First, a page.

in degrees. As with deviation and variation, the corrections for drift will
have to have assigned an algebraic sign: when a drift component sets the
vessel to port (e.g. wind from starboard), it's sign will be negative; when
drift sets to starboard (e.g. wind from port), the sign for the correction
will be positive.
Leeway
Each sailing vessel will be set leeward by some amount.
Accumulated over time this will result in a deviation from the expected
position, which can be specified by a course correction for leeway expressed in degrees.
Corrections for leeway must be estimated from observed deviations of accurately
determined positions and by experience.
Correcting the True Heading for leeway gives the direction of the vessel through the water
(CoursethroughtheWater).
Leeway depends on the sailed course compared to the direction of the wind
("Point of Sail") and also on the specific form of the hull as well as on the wind force.
By observing leeway in currentfree waters under different sailing conditions, a table similar to the
following can be elaborated (e.g. by comparing True Heading course with the GPSderived CoG):
Point of Sail 
Wind 35 Bft. 
Wind 67 Bft. 
Wind > 7 Bft. 
close hauled 
2°  4° 
5°  10° 
12°  20° 
beam reach 
2°  3° 
4°  5° 
5°  10° 
broad reach 
0° 
2°  3° 
4°  5° 
downwind 
0° 
0° 
0° 
Changes in wind force will also imply a variation of the number and the type of sails set.
Current
When the sailed water is in motion compared to the fixed earth surface,
an additional correction for current must be applied to the "CoursethroughtheWater".
Current is specified by set and drift.
Set is the direction in which the water flows as a result of current.
Drift specifies the speed with which the water flows.
As such, current can be represented as a vector with magnitude (drift) and direction (set).
Current is caused by tides, wind or by the general circulatory of the oceans.
Tidal currents are periodic in nature.
Information on current can be partly obtained from the nautical charts reporting seasonal
mean values for set and drift.
For regions with particular tidal currents, special tide calendars may be required to obtain
accurate information on current.
Knowing set and drift, the course correction to
account for current on the CourseoverGround (in degrees) is determined
by vector addition of the True Speed of the vessel and the speed (drift)
of the current. From this addition, the resulting course angle can be determined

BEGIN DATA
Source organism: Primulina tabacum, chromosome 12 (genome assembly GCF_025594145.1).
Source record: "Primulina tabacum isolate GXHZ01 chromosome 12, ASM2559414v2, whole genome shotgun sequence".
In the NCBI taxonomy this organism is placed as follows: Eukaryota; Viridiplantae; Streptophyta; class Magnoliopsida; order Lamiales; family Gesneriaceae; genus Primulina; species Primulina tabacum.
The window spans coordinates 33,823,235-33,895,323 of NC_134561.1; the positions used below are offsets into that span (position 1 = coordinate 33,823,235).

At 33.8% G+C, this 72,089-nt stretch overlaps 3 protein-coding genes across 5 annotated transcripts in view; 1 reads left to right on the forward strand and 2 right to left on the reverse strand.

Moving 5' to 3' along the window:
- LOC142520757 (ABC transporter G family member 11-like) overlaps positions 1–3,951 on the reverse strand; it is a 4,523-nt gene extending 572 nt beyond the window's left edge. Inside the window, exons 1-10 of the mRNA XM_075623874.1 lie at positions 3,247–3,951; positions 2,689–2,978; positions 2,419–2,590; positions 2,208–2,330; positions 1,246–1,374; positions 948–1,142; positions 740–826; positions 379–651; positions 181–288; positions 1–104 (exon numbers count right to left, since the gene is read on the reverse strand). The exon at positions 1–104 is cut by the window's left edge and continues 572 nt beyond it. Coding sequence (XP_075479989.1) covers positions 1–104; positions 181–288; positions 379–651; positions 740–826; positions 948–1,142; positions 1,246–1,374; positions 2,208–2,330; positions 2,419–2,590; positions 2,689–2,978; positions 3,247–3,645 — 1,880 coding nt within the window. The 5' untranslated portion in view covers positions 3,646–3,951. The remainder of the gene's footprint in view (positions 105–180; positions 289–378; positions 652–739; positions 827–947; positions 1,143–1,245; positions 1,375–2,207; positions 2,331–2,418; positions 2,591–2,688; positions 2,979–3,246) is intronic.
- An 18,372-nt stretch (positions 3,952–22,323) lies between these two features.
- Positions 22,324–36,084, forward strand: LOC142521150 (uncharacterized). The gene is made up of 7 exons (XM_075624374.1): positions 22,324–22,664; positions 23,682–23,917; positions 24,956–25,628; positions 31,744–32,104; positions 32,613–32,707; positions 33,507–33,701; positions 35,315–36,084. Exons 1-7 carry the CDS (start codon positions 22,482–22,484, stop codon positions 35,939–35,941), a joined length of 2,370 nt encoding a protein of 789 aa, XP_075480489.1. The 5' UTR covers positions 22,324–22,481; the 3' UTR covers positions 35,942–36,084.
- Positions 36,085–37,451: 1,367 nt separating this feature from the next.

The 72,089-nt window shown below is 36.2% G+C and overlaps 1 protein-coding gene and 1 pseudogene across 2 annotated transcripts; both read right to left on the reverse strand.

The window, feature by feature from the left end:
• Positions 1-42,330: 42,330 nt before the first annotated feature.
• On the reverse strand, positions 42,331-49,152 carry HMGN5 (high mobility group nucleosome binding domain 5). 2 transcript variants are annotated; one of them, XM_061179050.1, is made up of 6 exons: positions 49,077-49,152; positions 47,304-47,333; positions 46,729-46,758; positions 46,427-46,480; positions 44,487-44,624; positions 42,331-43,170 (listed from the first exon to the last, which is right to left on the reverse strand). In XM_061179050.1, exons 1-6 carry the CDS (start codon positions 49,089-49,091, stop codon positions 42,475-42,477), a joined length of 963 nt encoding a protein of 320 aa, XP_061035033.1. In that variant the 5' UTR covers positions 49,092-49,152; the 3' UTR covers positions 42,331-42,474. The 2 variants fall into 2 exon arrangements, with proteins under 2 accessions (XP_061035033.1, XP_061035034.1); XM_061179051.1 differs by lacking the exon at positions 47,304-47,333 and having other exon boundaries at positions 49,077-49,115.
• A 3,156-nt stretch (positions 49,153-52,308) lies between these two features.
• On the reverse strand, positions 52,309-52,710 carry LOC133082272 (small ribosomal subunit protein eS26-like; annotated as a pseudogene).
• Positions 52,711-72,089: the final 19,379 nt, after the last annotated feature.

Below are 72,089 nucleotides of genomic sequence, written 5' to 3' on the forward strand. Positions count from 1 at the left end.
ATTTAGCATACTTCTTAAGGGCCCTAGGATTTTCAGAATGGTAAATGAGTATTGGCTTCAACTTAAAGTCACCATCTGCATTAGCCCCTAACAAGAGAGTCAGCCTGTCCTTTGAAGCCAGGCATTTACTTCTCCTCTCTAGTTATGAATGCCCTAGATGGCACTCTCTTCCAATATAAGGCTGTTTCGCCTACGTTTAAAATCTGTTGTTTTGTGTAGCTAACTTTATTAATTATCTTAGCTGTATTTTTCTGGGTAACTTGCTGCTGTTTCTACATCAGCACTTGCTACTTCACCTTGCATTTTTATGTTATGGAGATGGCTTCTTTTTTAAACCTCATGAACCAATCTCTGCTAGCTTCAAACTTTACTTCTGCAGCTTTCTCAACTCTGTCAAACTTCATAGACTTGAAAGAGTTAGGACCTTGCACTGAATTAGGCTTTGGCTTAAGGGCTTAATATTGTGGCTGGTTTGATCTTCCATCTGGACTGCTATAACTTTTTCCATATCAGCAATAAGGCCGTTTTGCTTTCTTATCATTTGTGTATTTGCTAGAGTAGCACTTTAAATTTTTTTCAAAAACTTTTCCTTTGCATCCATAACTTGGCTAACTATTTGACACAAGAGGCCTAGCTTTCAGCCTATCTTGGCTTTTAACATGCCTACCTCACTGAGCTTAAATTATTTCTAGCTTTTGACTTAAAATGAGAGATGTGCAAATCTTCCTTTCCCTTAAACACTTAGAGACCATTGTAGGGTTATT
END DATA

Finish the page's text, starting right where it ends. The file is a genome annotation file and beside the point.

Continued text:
as well as the correction for current.
This vector addition is done by drawing
the "speed triangle" in which the vectors represent the involved speed
vectors. Alternatively, the vectors can be interpreted as the displacement
of the vessel in one hour, resulting from the vessel´s speed through
the water and the drift due to the current.
In the example on the right, the vessel has a
SpeedthroughtheWater of 5 kn, course 60°.
Current sets with 2 kn to 315°.
The vectors are drawn on a piece of grid paper with a speed
scale of 1 kn per grid interval.
The resulting SpeedoverGround (SoG) is 4.9 kn,
course 37°.
The course correction for current is 23° and because the current
sets the vessel to port side, this correction is negative (23°).


Conversion Scheme
As with the compass corrections the corrections
for leeway and current have an algebraic sign: deviations to the port (wind
and/or current from starboard) are negative  deviations to the starboard
side (wind and/or current from portside) are positive.
example 
The CoG to sail between the small islands is read from the chart: 250°.
Wind SE 5 Bft causes some current setting our vessel to starboard.
The drift due to current is determined to be +2°. Drift due to leeway is
estimated to be +5°.
Variation is read from the chart: +1° (E) and deviation is known from
the deviation table: +4° (E) for a magnetic course of 240°.
The result of the course conversion yields a steering (compass) course of
238°, which differs significantly from the CoG
read from the chart (250°).

Compass Course 
Deviation 
Magnetic Course 
Variation 
True Heading 
Leeway 
Course thr. Water 
Current 
Course o. Ground 
238° 
+4° 
242° 
+1° 
243° 
+5° 
248° 
+2° 
250° 
< subtract corrections